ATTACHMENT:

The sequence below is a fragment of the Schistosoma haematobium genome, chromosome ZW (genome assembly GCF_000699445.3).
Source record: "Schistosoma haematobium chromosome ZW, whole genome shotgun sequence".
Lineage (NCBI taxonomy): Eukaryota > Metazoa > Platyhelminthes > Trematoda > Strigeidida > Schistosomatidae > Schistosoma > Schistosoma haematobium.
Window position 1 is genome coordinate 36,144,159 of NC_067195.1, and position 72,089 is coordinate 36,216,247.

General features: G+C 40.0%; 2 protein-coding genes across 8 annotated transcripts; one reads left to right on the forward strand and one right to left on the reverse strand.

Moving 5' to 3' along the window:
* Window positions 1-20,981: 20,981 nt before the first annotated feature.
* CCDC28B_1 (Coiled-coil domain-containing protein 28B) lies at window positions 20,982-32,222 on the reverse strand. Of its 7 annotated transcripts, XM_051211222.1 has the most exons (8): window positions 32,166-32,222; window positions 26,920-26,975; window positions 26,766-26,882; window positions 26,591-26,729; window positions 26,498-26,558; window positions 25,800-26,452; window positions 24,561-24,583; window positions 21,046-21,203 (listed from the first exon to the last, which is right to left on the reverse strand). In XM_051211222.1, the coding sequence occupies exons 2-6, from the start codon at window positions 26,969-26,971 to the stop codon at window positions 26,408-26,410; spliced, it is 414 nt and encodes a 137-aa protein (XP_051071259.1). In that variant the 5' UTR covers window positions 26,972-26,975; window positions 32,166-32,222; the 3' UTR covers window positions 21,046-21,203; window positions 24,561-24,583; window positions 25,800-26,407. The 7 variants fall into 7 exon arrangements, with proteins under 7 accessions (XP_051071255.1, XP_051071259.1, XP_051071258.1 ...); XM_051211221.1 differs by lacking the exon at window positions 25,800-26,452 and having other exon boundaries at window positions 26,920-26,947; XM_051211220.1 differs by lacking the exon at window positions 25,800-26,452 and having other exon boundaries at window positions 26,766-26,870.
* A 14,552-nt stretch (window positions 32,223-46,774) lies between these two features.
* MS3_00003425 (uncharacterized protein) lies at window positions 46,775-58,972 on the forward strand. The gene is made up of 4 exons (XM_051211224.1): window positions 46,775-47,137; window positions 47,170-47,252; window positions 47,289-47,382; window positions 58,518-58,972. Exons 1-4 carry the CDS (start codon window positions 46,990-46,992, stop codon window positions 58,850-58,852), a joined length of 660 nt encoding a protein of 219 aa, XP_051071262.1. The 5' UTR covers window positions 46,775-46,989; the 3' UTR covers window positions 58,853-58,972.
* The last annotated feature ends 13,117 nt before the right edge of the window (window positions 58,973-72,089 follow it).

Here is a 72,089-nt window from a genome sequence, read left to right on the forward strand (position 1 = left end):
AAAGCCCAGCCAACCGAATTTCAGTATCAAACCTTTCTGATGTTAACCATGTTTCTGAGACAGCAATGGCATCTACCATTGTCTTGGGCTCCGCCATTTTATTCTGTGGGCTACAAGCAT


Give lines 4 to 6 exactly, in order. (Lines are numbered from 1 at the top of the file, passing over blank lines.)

Window position 1 is genome coordinate 36,144,159 of NC_067195.1, and position 72,089 is coordinate 36,216,247.

General features: G+C 40.0%; 2 protein-coding genes across 8 annotated transcripts; one reads left to right on the forward strand and one right to left on the reverse strand.

Moving 5' to 3' along the window: